As I write this, I glance around every now and again to look at all the stuff I’ve accumulated. I look at the guitar in the corner I keep promising myself that I’ll learn to play. I look at the big, old television that my uncle loaned me because he wasn’t using it. I look at the stacks and stacks of books that I stare at every single day without opening or sometimes even touching. I am a junior at one of the finest universities in the state of Florida, and come the fall semester I’m abandoning my cushy, private, off-campus apartment to move onto campus with a roommate who I’ve never met.
Sounds a bit backwards, no? Normally, the student comes fresh to college as a first year and stays on campus because they don’t know their way around the college life. For most, it’s their first time living away from home. I’m not moving for those reasons. I’ve spent nearly three years in the college “lifestyle.” No, I’m moving because where I’m living right now might as well be an island at sea. When I’m not at class or the odd club meeting, I’m cut off from most human interaction that doesn’t take place over Skype or the phone.
Everything started nice enough, of course. I worked with my parents for a few months to end up with a nice place to live while I attended class. It’s a building just a few blocks off campus where I could get my own room and share a bathroom for the same price as a dorm in one of the major halls on campus. Thanks to an error on the agents’ part, I don’t have to share a thing. A nice, spacious room with all the facilities I’d ever need, all to my self. It took me roughly a week before I realized the downside.
See, I’ve been here for a while now and I know nobody in my building. I hardly recognize the faces. There’s just something about the place that encourages its tenants to wake up, leave to get on with their lives, then retreat back to the safety of their rooms. They lock themselves inside, put off sleep, then sleep until the next day when the process repeats once again. And you know what? I’m the same.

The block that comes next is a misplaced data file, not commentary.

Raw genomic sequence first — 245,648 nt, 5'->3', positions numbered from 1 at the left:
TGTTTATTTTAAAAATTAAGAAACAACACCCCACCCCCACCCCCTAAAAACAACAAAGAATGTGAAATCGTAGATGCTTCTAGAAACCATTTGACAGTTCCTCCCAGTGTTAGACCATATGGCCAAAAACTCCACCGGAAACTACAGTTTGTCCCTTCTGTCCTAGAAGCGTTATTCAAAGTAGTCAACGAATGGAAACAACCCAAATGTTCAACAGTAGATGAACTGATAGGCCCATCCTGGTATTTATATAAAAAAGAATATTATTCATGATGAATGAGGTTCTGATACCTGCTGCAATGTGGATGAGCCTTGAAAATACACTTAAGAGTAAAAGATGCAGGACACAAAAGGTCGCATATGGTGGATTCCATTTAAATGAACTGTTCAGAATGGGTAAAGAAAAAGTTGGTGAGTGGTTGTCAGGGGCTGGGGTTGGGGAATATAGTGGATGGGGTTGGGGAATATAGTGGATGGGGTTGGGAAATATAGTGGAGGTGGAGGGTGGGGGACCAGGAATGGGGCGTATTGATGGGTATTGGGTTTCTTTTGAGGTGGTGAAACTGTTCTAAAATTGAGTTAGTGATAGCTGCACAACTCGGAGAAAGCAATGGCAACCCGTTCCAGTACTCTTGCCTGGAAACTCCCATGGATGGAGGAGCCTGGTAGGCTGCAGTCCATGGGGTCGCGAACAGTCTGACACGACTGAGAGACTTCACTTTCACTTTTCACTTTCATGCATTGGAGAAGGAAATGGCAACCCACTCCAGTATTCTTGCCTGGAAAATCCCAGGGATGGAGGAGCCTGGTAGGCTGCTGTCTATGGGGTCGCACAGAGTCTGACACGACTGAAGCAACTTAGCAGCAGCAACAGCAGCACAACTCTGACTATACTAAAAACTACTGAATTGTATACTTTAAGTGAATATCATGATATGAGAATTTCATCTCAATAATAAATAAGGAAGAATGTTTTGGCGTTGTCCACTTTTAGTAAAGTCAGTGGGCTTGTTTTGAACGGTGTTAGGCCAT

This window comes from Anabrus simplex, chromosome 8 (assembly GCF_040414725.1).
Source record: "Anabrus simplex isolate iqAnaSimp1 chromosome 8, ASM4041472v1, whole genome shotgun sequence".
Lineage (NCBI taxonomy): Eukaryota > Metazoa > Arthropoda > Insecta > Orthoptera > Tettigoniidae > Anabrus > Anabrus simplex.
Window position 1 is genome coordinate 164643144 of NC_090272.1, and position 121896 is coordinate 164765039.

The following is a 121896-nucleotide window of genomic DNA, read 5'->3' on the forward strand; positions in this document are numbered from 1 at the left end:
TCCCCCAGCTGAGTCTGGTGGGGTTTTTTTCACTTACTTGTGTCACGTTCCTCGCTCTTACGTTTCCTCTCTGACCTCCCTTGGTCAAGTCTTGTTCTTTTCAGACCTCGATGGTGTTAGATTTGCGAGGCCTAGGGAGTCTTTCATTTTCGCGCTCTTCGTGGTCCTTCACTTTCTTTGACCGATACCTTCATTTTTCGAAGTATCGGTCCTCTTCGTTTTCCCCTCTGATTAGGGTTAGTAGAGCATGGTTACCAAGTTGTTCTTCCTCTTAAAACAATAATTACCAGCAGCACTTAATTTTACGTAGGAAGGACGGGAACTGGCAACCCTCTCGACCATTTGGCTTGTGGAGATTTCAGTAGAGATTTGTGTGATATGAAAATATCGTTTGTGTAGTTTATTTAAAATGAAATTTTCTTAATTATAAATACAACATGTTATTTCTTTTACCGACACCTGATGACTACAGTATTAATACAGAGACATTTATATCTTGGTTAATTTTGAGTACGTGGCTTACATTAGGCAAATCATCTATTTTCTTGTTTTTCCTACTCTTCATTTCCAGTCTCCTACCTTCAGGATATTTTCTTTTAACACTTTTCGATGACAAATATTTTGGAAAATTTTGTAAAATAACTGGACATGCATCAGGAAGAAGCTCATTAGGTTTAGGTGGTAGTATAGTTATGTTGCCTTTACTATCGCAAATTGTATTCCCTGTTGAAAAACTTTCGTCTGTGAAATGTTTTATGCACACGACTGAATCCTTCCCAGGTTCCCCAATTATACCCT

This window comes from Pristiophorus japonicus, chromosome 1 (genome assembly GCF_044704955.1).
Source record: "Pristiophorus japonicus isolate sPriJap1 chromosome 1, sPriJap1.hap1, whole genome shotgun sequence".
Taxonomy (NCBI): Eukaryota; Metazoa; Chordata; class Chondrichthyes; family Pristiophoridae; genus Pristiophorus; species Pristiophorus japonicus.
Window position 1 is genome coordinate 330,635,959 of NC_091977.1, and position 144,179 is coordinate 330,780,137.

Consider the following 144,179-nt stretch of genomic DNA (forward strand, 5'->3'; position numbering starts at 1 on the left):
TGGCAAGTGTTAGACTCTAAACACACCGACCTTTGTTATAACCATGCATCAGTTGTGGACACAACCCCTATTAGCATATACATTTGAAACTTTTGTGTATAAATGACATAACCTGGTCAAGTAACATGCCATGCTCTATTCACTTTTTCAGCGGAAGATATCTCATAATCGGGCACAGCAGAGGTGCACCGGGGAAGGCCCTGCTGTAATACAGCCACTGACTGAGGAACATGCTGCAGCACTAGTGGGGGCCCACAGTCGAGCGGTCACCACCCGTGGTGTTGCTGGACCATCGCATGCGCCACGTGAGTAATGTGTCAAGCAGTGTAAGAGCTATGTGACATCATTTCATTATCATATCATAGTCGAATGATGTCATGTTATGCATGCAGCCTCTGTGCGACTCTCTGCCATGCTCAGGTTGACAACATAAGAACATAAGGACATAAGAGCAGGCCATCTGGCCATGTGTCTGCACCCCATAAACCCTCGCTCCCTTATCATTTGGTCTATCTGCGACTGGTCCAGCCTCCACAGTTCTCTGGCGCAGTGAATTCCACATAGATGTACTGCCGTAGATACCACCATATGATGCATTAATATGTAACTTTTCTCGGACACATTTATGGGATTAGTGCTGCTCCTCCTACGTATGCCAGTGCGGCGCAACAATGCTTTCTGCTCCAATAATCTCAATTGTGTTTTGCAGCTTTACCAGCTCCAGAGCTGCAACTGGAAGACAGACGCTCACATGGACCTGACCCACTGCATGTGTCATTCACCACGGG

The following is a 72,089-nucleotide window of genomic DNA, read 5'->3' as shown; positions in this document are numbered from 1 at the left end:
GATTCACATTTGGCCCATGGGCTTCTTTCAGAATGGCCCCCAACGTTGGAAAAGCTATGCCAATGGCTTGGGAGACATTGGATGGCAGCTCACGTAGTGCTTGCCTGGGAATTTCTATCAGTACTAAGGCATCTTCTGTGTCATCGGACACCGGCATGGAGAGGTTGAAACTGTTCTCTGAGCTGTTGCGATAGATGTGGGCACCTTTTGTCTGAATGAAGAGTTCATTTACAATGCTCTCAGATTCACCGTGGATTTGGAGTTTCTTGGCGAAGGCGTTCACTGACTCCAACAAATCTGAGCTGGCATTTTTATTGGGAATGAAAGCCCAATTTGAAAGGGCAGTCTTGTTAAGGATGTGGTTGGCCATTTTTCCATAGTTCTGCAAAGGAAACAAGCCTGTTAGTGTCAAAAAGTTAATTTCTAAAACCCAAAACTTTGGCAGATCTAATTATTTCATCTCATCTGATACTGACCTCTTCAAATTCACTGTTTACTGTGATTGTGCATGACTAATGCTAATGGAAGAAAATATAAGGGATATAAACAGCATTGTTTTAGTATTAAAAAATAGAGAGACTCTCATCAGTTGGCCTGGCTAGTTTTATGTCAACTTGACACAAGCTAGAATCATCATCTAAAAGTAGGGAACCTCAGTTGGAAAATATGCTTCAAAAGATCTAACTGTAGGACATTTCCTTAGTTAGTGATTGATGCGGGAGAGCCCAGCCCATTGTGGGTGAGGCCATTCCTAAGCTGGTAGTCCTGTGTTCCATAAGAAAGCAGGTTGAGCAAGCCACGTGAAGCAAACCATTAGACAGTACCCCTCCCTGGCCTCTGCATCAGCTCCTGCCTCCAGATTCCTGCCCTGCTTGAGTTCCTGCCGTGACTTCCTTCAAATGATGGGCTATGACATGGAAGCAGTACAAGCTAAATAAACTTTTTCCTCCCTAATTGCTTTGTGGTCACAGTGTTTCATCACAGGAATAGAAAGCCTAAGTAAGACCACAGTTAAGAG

It’s not much different from when I was in high school. I would wake up way too early, struggle to stay awake and focused in my classes, then I would come home and hide from the world in my room and stare at a computer screen until I went to bed far too late. Here, over two years later, I still come home as fast as I can manage after class and lock myself in my room, with my untouched guitar, with my unread books, with my dusty camera, and I wait until it’s time to go to sleep. With nobody to impress, nobody to share any enthusiasm for these pastimes, I can’t find the will to practice.
It takes loss to appreciate what you’ve got. It takes isolation, often self-imposed, to realize that human beings are fundamentally social creatures. I can’t wait to introduce myself to my roommate. I can’t wait to be almost forced into interacting with living, breathing people face to face. Class doesn’t do it, because most of the time you’re staring at the professor and trying to keep up. Clubs don’t do it, because I find it hard to keep the motivation to keep going week after week, and even then I still haven’t found a club that’s right for me.
What I’m getting at is that I sincerely regret not sharing a room with someone. I don’t care if we don’t get along, but having nobody around leaves me with less concern for myself, since I’ve got nobody to impress. I let clothes pile up. I let things get dirty. Am I escaping this room, or am I escaping my own terrible habits? I’m waiting in my room. Right now. I’m looking forward to the end of the summer, when I can start taking part in this funny little ride we call life.
I’ll see you all when I get there.